A tiny Kerala village steeped in drumbeats5 min read . Updated: 29 Dec 2009, 09:05 PM IST
A tiny Kerala village steeped in drumbeats
A tiny Kerala village steeped in drumbeats
Kochi: Former Indian prime minister Indira Gandhi once visited Kerala Kalamandalam—a university teaching traditional performing arts such as Kathakali, Mohiniattam and Bharatanatyam—during its golden jubilee celebrations. While the hosts rushed to welcome Gandhi who landed there in a helicopter, chenda (drum) maestro Kalamandalam Krishnankutty Poduval was seen standing still on the stage. He was trying to produce the background music of an aircraft from his chenda for Ravanolbhavan—a dance drama Kathakali where Ravana would kidnap Sita and bring her to Lanka in pushpa vimana (an aircraft made of flowers).
Chenda and maddalam (a heavy instrument with leather cover on either side) are used for Kathakali. There are other percussion instruments such as mridangams and edakkas (a bigger version of damaru). Hundreds of artistes play them in orchestras at temple festivals in Kerala that begin in December and continue until May.
V.V. Raghavan, 54, and his relatives in Peruvamba village in the central Palakkad district bordering Tamil Nadu make a living by creating these instruments and repairing old ones.
At first sight, Raghavan’s house looks like a tannery with the skin of buffaloes and cows spread out for drying under the sun. Raghavan belongs to the kadayan community, which literally means carving. He is often seen chipping the inside of jackfruit tree logs. His elder son Sivan, 26, scrubs buffalo skin while the younger Simod, 22, applies black paste on the leather covering one side of the maddalam and taps it to test the tone.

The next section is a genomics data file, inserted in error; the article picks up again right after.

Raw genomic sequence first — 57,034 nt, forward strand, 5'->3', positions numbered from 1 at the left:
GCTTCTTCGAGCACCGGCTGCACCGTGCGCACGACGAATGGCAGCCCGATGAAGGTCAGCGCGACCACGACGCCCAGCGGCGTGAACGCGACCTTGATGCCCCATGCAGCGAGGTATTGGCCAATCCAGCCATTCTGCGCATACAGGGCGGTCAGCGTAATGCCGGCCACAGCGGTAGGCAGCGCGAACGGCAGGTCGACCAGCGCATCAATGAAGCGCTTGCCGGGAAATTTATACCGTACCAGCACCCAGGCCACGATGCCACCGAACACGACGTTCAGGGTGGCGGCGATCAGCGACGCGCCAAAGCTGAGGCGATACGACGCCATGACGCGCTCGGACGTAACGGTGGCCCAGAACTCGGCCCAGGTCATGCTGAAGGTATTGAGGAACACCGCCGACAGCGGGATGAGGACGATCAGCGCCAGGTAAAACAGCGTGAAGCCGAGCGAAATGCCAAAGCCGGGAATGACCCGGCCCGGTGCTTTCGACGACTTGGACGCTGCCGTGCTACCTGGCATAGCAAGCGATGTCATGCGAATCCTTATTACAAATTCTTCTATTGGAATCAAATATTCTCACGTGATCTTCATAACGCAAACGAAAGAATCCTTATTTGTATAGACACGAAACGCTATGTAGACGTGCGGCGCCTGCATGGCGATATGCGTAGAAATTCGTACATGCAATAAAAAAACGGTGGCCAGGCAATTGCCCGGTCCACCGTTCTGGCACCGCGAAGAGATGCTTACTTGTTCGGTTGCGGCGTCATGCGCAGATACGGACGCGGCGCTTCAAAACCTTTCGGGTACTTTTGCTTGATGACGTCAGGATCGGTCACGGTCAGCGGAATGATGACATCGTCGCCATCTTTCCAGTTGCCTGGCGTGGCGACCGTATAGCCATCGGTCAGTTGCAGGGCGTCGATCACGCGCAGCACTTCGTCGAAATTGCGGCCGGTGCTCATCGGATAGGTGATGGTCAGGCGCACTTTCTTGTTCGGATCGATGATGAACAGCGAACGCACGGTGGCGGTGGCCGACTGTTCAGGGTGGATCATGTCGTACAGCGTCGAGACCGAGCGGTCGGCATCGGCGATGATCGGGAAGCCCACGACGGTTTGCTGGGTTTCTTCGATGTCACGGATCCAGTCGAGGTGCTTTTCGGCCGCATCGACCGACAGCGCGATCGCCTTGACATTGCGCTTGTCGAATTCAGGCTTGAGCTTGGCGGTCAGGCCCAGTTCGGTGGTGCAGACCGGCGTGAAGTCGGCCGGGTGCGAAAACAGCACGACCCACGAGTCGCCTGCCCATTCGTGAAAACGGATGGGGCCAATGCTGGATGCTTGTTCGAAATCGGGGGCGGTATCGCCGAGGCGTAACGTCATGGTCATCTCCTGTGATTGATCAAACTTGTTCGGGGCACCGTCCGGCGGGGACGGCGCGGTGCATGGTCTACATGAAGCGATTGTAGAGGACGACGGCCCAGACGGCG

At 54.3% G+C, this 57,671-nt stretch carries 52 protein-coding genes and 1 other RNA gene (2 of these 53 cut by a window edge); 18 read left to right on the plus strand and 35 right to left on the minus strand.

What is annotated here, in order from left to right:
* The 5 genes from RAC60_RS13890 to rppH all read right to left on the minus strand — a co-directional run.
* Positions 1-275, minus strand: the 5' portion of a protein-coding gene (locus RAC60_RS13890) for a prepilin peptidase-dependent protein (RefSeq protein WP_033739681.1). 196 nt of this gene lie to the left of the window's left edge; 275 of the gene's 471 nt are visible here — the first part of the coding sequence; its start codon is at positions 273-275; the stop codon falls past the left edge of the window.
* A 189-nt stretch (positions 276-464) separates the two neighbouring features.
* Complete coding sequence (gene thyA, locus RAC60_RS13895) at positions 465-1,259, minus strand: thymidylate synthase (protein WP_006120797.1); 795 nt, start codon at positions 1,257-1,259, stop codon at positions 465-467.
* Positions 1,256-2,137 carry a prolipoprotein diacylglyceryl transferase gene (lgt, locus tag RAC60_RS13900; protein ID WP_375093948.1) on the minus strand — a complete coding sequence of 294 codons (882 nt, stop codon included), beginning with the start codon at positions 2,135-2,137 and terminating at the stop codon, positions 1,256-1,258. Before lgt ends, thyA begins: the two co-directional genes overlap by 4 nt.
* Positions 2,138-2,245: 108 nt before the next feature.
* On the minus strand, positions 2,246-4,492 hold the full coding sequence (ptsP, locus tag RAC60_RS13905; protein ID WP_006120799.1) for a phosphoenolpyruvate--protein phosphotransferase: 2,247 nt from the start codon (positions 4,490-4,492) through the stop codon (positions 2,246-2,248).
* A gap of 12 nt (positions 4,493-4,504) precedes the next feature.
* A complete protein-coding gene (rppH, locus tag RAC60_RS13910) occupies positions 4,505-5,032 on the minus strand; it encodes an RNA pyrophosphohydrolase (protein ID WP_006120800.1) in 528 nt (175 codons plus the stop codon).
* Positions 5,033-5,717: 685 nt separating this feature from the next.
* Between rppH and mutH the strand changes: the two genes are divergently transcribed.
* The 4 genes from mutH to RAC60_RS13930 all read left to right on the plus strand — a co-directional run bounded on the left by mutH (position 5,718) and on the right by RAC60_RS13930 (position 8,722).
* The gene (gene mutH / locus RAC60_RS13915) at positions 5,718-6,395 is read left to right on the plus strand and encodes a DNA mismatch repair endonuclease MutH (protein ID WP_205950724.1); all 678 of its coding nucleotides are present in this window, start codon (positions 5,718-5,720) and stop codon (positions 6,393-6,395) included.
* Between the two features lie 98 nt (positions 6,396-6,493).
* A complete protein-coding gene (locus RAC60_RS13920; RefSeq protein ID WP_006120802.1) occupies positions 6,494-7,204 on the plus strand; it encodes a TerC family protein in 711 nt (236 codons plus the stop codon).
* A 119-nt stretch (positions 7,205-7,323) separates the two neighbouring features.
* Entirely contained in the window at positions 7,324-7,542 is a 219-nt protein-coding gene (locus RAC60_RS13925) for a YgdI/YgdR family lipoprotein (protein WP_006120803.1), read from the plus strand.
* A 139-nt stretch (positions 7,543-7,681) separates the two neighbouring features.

Raghavan remembers the late Krishnankutty Poduval, whose slender stick for beats and rolls on the chenda was like a magic wand, mesmerising aficionados. He also remembers maddalam artiste Appukutty Poduval and chenda maestro Trithala Kesavan sitting for hours at his house while his father was making the instruments.
Selection of wood
“It is a cumbersome process that starts with the selection of wood," he says. So, whenever a jackfruit tree is being cut in his village he rushes there as he needs a two-foot-long log of the trunk of a mature tree that’s at least 60 years old. This costs him Rs5,000-6,000. He buys hides of buffaloes or cows from abattoirs, paying around Rs1,500.
Cow skin is used in chenda, goat skin in mridangam and the thin skin of the cow’s intestine for the face?of?the?eddakka.
The wood is dried for at least a month and then chiselled to make it hollow. The skins are washed, stretched and pegged to small poles on the ground to be dried in sunlight for weeks and to be scrubbed and smoothened later. While two pieces are cut to cover the mouth of the hollow log, the rest is cut into long strap-like pieces that are used to tighten the cover.
It is indeed a meticulous process. Dry arecanut leaves are burnt and the ash is ground with cooked rice to form a paste that is applied on the skin to make it smooth. “It is this that gives the quality of tone to the instrument," says Simod as he continues applying the paste several times and rubbing it.